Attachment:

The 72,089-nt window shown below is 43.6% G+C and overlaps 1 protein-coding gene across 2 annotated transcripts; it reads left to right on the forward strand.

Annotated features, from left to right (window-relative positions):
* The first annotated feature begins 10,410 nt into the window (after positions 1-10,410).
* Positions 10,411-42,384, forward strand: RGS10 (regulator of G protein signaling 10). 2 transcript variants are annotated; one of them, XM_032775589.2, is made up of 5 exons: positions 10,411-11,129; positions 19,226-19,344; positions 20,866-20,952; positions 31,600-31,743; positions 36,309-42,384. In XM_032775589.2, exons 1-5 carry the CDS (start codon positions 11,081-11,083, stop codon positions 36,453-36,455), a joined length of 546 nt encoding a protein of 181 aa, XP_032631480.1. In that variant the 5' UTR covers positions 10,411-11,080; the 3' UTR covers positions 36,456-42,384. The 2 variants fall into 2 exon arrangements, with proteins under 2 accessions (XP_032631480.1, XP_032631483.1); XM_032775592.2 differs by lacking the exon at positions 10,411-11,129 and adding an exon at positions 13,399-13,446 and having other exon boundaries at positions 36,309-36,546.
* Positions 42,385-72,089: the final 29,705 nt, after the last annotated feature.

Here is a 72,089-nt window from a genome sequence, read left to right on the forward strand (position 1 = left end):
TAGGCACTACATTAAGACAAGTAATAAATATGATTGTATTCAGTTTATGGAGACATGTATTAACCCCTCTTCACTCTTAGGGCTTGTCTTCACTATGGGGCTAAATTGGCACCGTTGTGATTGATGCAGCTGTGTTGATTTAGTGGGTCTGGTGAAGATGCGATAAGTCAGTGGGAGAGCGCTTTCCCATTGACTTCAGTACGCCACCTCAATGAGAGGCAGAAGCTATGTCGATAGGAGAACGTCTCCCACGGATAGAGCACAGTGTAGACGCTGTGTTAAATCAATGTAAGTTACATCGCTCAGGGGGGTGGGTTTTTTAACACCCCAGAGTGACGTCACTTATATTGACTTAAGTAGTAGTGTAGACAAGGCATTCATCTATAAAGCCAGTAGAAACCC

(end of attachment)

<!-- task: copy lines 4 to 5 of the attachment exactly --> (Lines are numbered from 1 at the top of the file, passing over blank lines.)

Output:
* Positions 10,411-42,384, forward strand: RGS10 (regulator of G protein signaling 10). 2 transcript variants are annotated; one of them, XM_032775589.2, is made up of 5 exons: positions 10,411-11,129; positions 19,226-19,344; positions 20,866-20,952; positions 31,600-31,743; positions 36,309-42,384. In XM_032775589.2, exons 1-5 carry the CDS (start codon positions 11,081-11,083, stop codon positions 36,453-36,455), a joined length of 546 nt encoding a protein of 181 aa, XP_032631480.1. In that variant the 5' UTR covers positions 10,411-11,080; the 3' UTR covers positions 36,456-42,384. The 2 variants fall into 2 exon arrangements, with proteins under 2 accessions (XP_032631480.1, XP_032631483.1); XM_032775592.2 differs by lacking the exon at positions 10,411-11,129 and adding an exon at positions 13,399-13,446 and having other exon boundaries at positions 36,309-36,546.
* Positions 42,385-72,089: the final 29,705 nt, after the last annotated feature.